Six EU states slash food aid for Syria refugees
Every member state, except the Netherlands, has slashed contributions to the World Food Progamme (WFP) in 2015.
EU leaders at an emergency summit in Brussels on Wednesday (23 September) are being asked to shore up contributions.
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The drastic cuts over the past year mean the UN agency has been unable to hand out food vouchers to hundreds of thousands of Syrians at refugee camps in Jordan, Lebanon, Iraq, Egypt, and Turkey.
The lack of food and deplorable conditions at the camps is, in part, compelling many to take the journey to the EU.
At the camp in Jordan, some 229,000 Syrians stopped receiving food aid in September. In Turkey, around 60,000 women gave birth in the camps since the start of the conflict.
WFP has since had to halve assistance to almost 1.3 million Syrian refugees in the region. Most live off $0.50 a day. The agency is warning that disruptions to water supplies could provoke major outbreaks of disease.
“Faced with such harsh conditions who can blame people for seeking a safe haven in Europe”, said European parliament president Martin Schulz.
100% cuts in aid
Austria, Estonia, Greece, Portugal, and Slovakia made the most drastic cuts.
All sliced their contributions by 100 percent this year, compared to last year.
Sweden’s contribution dropped by 95 percent, followed by Lithuania at 69.5 percent, and Belgium at 54.7 percent. The UK also dropped by 29.5 percent. Others like Croatia, Latvia, Poland, and Romania gave nothing in the past two years.
The Netherlands stands alone as the only member state, at plus 5.8 percent, which has increased contributions.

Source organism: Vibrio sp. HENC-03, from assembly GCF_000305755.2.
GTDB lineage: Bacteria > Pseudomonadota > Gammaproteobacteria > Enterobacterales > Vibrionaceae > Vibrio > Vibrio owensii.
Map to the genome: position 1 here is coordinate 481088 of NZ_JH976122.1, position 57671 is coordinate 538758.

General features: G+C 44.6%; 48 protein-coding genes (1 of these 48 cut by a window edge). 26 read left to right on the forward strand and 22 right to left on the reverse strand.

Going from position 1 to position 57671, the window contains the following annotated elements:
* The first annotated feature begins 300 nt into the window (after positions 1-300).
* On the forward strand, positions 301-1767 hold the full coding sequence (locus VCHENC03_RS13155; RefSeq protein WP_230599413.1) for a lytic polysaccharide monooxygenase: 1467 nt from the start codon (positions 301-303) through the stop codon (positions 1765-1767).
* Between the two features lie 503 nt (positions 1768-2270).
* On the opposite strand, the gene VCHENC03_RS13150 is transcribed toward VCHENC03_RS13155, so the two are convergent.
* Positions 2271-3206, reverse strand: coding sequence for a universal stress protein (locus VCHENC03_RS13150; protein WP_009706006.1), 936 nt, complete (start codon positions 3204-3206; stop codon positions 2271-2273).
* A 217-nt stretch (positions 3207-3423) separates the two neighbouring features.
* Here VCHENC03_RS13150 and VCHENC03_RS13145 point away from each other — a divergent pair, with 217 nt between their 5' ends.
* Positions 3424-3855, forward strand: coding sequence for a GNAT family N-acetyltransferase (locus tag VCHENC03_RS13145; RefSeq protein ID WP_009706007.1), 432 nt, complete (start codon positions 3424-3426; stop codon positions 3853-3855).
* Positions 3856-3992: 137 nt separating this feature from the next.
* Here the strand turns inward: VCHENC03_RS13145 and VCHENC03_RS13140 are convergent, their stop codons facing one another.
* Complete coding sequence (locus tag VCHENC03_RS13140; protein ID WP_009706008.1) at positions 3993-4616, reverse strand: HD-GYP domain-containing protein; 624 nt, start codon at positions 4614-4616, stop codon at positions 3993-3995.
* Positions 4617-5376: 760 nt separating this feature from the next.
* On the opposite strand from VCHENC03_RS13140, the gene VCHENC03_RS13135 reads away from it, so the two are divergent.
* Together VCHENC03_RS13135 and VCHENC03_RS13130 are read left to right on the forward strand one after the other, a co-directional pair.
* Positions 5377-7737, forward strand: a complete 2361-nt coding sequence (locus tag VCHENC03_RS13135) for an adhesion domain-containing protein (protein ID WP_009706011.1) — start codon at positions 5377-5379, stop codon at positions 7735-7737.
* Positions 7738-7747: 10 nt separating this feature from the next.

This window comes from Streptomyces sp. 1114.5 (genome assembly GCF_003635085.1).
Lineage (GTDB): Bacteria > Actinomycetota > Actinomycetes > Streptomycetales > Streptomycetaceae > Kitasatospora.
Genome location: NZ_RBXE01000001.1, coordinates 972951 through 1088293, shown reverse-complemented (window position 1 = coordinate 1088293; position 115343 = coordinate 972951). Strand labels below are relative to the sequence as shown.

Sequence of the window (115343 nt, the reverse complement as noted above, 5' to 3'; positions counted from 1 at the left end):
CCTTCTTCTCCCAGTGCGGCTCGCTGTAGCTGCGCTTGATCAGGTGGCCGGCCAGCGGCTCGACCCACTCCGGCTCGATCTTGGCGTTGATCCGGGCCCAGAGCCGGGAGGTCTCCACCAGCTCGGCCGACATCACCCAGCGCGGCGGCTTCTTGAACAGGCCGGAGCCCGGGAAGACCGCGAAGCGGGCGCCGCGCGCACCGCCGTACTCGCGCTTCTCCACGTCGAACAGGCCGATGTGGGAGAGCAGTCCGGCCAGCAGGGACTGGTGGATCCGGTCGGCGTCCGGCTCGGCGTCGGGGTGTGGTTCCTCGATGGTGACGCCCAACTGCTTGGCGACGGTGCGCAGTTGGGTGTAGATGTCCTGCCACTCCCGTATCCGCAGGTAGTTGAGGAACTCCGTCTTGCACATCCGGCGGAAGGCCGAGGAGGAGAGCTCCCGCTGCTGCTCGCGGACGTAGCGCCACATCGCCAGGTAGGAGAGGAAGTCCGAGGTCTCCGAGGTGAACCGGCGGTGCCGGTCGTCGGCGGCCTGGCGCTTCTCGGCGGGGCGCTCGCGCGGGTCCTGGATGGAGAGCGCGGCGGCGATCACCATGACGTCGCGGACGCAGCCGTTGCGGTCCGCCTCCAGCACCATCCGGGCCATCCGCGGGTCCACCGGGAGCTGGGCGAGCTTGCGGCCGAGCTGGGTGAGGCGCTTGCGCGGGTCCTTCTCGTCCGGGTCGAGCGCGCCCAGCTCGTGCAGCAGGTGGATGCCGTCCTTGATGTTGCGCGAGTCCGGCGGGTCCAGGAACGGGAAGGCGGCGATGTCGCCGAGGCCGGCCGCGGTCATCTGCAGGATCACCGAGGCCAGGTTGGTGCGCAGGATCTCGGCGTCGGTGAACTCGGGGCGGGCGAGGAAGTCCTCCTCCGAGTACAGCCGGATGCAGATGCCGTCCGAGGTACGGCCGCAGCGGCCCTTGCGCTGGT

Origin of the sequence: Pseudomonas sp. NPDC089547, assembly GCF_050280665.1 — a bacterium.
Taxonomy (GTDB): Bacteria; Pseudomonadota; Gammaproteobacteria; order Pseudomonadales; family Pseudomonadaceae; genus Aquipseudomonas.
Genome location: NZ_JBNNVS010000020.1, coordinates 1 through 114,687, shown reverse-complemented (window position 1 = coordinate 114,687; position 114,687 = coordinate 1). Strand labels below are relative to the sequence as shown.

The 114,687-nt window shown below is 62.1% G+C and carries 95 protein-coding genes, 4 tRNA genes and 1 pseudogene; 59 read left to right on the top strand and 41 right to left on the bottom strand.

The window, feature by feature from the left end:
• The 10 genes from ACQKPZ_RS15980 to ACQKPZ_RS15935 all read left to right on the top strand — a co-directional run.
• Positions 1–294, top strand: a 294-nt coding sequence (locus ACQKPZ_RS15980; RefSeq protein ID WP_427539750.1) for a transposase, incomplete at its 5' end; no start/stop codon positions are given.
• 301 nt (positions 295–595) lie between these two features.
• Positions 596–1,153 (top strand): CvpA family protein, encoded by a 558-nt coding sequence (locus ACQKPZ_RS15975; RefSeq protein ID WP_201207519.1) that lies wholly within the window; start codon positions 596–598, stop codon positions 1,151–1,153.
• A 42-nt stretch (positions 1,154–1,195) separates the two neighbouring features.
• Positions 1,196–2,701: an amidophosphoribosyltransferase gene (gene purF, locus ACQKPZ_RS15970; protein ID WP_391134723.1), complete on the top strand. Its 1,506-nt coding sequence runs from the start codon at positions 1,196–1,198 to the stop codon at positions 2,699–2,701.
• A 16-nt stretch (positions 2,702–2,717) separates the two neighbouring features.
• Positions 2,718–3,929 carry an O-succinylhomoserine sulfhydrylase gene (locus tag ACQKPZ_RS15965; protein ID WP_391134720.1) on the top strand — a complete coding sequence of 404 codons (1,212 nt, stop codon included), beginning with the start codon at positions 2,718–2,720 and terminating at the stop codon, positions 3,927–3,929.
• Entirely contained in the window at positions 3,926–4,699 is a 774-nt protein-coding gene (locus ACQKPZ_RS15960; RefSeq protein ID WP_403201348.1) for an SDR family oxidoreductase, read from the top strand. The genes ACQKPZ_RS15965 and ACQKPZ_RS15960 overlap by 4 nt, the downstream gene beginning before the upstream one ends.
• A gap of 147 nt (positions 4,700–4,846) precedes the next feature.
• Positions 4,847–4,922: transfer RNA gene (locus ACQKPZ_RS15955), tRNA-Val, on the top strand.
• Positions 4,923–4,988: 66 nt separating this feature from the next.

It means member state contributions went from €895 million in 2014 to €675 million this year, a 38 percent drop.
But Sweden, for its part, contested the 95 percent drop in figures given by the European Commission. It says it usually makes the disbursements quite late in the year, which was not reflected in the commission's data.
"The Swedish contribution for 2015 at the moment stands at $69.3 million. This is without the increase just announced, which takes the total to about $72.3 million", said a contact at Sweden's ministry of international development cooperation.
The WFP said Sweden's contribution was registered last week.
"Sweden is still a much respected donor for WFP", said a WFP spokesperson.
Hungary says it has contributed $10,000.
€1 billion needed
Draft summit conclusions suggest at least €1 billion is needed for the WFP and other agencies like the UNHCR.
The commission said it will contribute an additional €200 million.
The Brussels-executive also announced a separate €1 billion trust fund for Syrian refugees. Five hundred million euro will come from the EU budget. Another €500 is being asked from member states.
But so far, only Germany (€5mn) and Italy (€3mn) have put any money in the hat for the trust fund. The EU has made a start up contribution of €38 million, but says another €100 million will be found before the end of year.
Additional pledges from member states for both WFP and Syrian trust are being made, an EU official said.
This article was updated on Friday (25 September) at 14:23 to note Sweden contested the figure provided by the European Commission. This article was updated on Tuesday (20 October) at 17:56 to note that Hungary has since contributed €10,000